PCV Cell Counting Tubes
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PCV Tubes from TPP allow researchers to count the number of cells in their sample without wasting time with hemocytometers. Traditionallly, researchers sit under a microscope and manually count cells using an unprecise way of measuring cells. PCV Tubes require 1mL of sample, spin in a centrifuge for mere minutes, and offer far more accuracy than hemocytometers. Light Labs has one particular success story with our PCV Tubes: one customer who processes fifty samples, in a day that involves a big experiment, saved over two hours on cell counting alone. So call or email us about getting samples of our PCV tubes and try them for yourself.
What is PCV?
PCV or Packed Cell Volume describes the volume that is occupied by a cell pellet after centrifugation. A PCV of 0.1% means that 1 ml of cell pellet is expected per 1 liter of cell culture, respectively 1µl per 1 ml sample (1 µl cell pellet = 1 mg wet biomass).
What is the unit of the novel PCV tubes?
The volume of the cell pellet is measured in µl. This value can be directly read from the calibrated capillary. It depends on the cell density and the sample volume. Dividing it by the sample volume yields % PCV. For example reading 4 µl for a 400 µl sample corresponds to 1% PCV (4µl /400µl = 1 %). The % PCV value linearly correlates with the cell density.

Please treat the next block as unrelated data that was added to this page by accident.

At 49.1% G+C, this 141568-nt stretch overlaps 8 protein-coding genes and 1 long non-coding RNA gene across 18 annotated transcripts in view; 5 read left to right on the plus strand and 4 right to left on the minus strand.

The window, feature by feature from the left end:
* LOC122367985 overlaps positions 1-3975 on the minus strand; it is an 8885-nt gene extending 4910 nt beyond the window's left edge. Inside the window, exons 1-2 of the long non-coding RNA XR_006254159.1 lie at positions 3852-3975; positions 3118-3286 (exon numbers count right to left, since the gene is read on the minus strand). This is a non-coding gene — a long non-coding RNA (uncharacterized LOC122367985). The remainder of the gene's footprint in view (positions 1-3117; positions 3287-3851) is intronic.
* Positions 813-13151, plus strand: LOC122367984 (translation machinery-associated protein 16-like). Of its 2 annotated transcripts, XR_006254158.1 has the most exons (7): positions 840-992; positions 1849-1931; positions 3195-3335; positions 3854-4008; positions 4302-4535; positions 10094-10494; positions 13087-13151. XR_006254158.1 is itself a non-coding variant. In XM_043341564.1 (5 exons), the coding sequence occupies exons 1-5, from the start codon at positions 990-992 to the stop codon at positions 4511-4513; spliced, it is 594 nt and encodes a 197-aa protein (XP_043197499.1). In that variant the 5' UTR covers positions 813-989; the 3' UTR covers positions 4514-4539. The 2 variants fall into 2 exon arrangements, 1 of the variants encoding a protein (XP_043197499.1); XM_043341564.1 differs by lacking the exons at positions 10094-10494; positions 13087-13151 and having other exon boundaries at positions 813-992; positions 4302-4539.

Should the % PCV be converted into a cell number per ml?
The % PCV is an absolute value that can be measured rapidly and without the need of calibration curves or conversion factors. The % PCV value is proportional to the cell density: a cell culture of 1% PCV yields after a 10-fold dilution a density of 1% PCV and cell growth results in an increase (see figure 1). Thus the % PCV value can be used the same way as cell number and a conversion into cell number is not necessary. For certain studies (e. g. measuring specific consumption rates, working with cell extracts etc.) % PCV might even be the better choice than cell number, which is sensitive to the actual size of the cells. However, sometimes a conversion into cell number is convenient (see below).
Are dilutions needed?
No dilutions are necessary! If the packed cell volume exceeds the capacity of the capillary (e.g. for a 1 ml sample this is the case if the % PCV is higher than 0.5%), then the sample volume has to be reduced. Smaller sample volumes are used to analyze cultures with higher cell densities without an upper limitation.
How is PCV converted into a cell density (cells per ml)?
Even if % PCV can be used as an independent parameter, it is in most cases helpful to convert it into a cell density. The conversion can be done by a simple multiplication once the number of cells that fit into 1µl of cell pellet is known. There are two options to figure out this value.